Previous research has provided conflicting results regarding interjoint coordination during a squat jump for young and old adults. In particular, researchers have noted if a proximal-to-distal sequencing (PDS) pattern characterized by hip, then knee, then ankle movement was utilized. Argaud et al. (2019) concluded that both groups used a PDS pattern while Haguenauer et al. (2005) reported that older adults exhibited a more simultaneous strategy. However, both of these studies only investigated male subjects. PURPOSE: The purpose of this study was to determine if there are differences in joint power sequencing between males and females and between young and older adults during a squat jump. METHODS: 32 moderately active and injury-free subjects participated (19 young (9F, 10M) and 13 older (7F, 6M)). There was no significant difference in the Physical Activity Rating form levels between age groups or sexes. Subjects performed squat jumps from a starting position with a minimum knee flexion angle of 120 degrees with hands on hips and rest given between trials. Three-dimensional body coordinates and ground reaction force data were collected using seven Vicon Vantage cameras (120 Hz) and two Kistler force plates (1200 Hz), respectively. Three trials per subject were used for analysis, excluding any trials with a countermovement. Hip, knee and ankle joint power data were computed using Nexus software and used to assign the degree of PDS for each trial (both leg, one leg, neither leg). Chi-squared was run to determine associations between sex and age with degree of PDS (p < 0.05). RESULTS: There was a statistically significant association between age and degree of PDS (p = 0.041). Both legs used PDS for 74% and 49% of the younger and older adult trials, respectively, and neither leg used PDS for 12% and 21% of their trials, respectively. There was no significant association between sex and degree of PDS. However, 71% and 56% of the males and female trials used PDS for both legs while 8% and 23% of their trials used PDS for neither leg. CONCLUSION: It appears that older adults, especially females, use a PDS strategy less frequently when attempting to generate lower extremity power. This difference is not related to activity levels or disease and may be related to neuromuscular changes associated with aging or jump experience.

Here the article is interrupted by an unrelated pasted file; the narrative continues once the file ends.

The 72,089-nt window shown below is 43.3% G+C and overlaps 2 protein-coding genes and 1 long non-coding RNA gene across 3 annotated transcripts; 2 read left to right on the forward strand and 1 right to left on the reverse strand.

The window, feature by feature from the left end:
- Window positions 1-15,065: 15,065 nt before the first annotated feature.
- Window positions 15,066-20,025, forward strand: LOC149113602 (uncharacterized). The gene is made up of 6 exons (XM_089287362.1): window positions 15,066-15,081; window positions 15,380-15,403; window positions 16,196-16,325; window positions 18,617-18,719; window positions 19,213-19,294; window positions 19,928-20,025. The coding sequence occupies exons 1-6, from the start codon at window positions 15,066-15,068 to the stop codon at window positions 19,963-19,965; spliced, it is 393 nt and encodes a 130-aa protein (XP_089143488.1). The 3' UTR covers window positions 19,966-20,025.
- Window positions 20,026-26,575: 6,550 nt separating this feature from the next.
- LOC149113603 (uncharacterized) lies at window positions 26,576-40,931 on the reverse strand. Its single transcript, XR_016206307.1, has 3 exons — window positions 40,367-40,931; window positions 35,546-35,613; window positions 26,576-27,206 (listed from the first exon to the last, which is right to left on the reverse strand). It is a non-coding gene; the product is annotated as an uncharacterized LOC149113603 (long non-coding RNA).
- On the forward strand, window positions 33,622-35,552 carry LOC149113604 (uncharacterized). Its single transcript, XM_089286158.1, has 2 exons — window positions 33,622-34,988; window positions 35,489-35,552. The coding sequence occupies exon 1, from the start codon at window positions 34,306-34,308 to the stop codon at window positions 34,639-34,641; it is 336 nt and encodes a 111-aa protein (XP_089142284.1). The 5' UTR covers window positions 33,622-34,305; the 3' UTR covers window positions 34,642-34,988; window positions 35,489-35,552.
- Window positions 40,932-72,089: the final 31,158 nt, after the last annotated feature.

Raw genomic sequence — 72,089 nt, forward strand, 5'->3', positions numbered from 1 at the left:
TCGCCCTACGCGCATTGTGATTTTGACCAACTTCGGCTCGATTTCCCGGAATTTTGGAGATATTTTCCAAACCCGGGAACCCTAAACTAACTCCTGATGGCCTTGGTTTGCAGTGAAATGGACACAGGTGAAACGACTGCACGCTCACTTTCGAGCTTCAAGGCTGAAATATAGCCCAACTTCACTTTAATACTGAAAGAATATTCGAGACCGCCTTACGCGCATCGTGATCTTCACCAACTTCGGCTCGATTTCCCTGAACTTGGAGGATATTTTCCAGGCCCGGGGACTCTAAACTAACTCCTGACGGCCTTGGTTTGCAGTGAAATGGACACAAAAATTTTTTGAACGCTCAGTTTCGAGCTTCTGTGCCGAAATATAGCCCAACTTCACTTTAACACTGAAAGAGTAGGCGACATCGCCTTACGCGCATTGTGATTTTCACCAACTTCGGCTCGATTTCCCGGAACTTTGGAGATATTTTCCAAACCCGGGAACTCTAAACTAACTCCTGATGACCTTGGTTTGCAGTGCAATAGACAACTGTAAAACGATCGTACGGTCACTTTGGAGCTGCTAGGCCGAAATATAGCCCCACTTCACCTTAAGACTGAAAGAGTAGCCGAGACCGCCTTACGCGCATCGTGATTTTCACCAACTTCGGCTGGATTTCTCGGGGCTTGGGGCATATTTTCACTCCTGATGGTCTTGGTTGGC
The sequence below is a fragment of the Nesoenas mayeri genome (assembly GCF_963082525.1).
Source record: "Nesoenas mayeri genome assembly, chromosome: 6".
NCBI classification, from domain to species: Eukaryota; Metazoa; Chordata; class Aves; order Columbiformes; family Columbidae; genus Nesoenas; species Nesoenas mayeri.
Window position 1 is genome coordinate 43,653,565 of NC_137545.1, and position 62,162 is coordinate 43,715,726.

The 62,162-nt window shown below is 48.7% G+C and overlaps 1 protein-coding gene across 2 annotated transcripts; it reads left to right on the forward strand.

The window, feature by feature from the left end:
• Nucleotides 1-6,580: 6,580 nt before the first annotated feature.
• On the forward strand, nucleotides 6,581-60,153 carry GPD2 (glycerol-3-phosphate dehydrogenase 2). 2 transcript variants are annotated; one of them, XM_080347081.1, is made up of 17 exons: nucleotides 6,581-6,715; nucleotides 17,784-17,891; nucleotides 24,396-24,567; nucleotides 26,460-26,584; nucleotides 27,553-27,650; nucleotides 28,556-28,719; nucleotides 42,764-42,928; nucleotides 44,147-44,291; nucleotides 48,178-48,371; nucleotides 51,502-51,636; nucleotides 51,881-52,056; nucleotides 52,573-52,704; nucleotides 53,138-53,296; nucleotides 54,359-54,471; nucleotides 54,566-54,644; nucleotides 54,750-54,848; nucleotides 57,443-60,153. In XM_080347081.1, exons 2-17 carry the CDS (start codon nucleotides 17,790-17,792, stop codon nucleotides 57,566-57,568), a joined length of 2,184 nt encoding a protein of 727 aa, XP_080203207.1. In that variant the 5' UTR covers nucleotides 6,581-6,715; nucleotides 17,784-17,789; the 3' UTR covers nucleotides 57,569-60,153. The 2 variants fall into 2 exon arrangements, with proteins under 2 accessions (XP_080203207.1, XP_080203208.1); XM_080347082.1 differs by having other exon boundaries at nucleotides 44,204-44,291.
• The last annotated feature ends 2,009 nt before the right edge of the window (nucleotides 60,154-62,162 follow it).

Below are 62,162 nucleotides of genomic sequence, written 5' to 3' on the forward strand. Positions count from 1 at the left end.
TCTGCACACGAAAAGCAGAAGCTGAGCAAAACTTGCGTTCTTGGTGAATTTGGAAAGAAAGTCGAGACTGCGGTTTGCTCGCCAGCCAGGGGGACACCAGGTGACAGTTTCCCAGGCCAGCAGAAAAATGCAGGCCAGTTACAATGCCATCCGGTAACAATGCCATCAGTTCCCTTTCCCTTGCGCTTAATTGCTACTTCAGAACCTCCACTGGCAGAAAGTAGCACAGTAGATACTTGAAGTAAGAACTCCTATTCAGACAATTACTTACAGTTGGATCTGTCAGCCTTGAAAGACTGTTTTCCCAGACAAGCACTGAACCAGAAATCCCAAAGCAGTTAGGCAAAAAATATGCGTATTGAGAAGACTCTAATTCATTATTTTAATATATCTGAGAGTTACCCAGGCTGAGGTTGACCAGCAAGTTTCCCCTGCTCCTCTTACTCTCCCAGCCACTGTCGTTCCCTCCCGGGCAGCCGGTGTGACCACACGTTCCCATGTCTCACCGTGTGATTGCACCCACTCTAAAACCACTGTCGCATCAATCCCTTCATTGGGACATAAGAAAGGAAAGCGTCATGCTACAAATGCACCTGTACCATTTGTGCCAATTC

This research was funded by the Swenson Summer Research Fellowship Program.



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